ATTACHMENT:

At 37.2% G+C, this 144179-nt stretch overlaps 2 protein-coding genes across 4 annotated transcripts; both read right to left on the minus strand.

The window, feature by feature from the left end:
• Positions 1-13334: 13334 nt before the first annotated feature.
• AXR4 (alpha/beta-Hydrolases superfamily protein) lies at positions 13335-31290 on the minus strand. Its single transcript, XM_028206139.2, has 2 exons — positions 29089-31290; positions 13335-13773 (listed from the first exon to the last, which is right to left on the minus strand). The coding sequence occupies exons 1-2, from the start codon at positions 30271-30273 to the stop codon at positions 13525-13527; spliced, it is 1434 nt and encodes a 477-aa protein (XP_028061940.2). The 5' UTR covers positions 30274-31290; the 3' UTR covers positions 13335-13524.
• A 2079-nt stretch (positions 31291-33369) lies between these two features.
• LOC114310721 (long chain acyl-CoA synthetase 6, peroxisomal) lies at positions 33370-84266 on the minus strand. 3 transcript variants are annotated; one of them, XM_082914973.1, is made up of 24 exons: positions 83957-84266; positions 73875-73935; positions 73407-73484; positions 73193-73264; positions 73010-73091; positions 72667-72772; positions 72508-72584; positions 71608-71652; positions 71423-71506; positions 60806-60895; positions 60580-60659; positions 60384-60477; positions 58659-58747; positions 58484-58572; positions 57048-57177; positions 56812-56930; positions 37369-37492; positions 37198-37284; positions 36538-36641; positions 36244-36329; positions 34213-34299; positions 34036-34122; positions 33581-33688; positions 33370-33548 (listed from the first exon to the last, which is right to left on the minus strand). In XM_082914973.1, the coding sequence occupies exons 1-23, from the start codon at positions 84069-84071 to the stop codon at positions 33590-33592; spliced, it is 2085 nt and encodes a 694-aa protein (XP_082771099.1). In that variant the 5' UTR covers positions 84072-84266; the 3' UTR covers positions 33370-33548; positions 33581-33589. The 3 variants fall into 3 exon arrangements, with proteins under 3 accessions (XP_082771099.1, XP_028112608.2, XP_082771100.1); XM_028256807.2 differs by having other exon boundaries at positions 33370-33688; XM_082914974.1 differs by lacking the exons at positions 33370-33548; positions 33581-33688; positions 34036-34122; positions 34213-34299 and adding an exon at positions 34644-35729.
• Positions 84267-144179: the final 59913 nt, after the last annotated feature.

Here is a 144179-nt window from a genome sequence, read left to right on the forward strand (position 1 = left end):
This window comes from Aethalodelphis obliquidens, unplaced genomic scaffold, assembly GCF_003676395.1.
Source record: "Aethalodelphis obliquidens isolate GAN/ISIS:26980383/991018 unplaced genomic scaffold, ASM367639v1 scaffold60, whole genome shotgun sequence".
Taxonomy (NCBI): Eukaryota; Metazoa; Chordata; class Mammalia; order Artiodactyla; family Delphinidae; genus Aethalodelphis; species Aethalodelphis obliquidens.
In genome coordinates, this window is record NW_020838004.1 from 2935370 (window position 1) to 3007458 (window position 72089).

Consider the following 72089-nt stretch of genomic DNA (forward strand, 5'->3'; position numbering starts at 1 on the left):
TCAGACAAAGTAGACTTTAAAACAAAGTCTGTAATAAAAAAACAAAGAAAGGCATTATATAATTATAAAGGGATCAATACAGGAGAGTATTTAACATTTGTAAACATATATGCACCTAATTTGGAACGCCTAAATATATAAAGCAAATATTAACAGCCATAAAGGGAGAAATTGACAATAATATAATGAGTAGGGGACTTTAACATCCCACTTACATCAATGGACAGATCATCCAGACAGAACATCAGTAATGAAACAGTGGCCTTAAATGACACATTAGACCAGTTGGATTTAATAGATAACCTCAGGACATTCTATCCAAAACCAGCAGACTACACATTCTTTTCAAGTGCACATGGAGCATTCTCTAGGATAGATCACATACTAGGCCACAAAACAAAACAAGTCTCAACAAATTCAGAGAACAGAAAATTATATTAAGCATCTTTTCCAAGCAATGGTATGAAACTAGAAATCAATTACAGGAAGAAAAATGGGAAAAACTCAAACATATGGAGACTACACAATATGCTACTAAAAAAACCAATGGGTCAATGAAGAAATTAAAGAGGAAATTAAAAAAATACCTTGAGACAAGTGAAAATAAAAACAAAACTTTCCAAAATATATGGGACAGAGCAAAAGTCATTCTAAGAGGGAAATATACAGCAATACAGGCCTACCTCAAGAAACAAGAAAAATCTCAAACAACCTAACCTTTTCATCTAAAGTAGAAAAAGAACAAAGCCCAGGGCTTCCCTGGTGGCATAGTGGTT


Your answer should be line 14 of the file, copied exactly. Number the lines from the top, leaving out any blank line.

TCAGACAAAGTAGACTTTAAAACAAAGTCTGTAATAAAAAAACAAAGAAAGGCATTATATAATTATAAAGGGATCAATACAGGAGAGTATTTAACATTTGTAAACATATATGCACCTAATTTGGAACGCCTAAATATATAAAGCAAATATTAACAGCCATAAAGGGAGAAATTGACAATAATATAATGAGTAGGGGACTTTAACATCCCACTTACATCAATGGACAGATCATCCAGACAGAACATCAGTAATGAAACAGTGGCCTTAAATGACACATTAGACCAGTTGGATTTAATAGATAACCTCAGGACATTCTATCCAAAACCAGCAGACTACACATTCTTTTCAAGTGCACATGGAGCATTCTCTAGGATAGATCACATACTAGGCCACAAAACAAAACAAGTCTCAACAAATTCAGAGAACAGAAAATTATATTAAGCATCTTTTCCAAGCAATGGTATGAAACTAGAAATCAATTACAGGAAGAAAAATGGGAAAAACTCAAACATATGGAGACTACACAATATGCTACTAAAAAAACCAATGGGTCAATGAAGAAATTAAAGAGGAAATTAAAAAAATACCTTGAGACAAGTGAAAATAAAAACAAAACTTTCCAAAATATATGGGACAGAGCAAAAGTCATTCTAAGAGGGAAATATACAGCAATACAGGCCTACCTCAAGAAACAAGAAAAATCTCAAACAACCTAACCTTTTCATCTAAAGTAGAAAAAGAACAAAGCCCAGGGCTTCCCTGGTGGCATAGTGGTT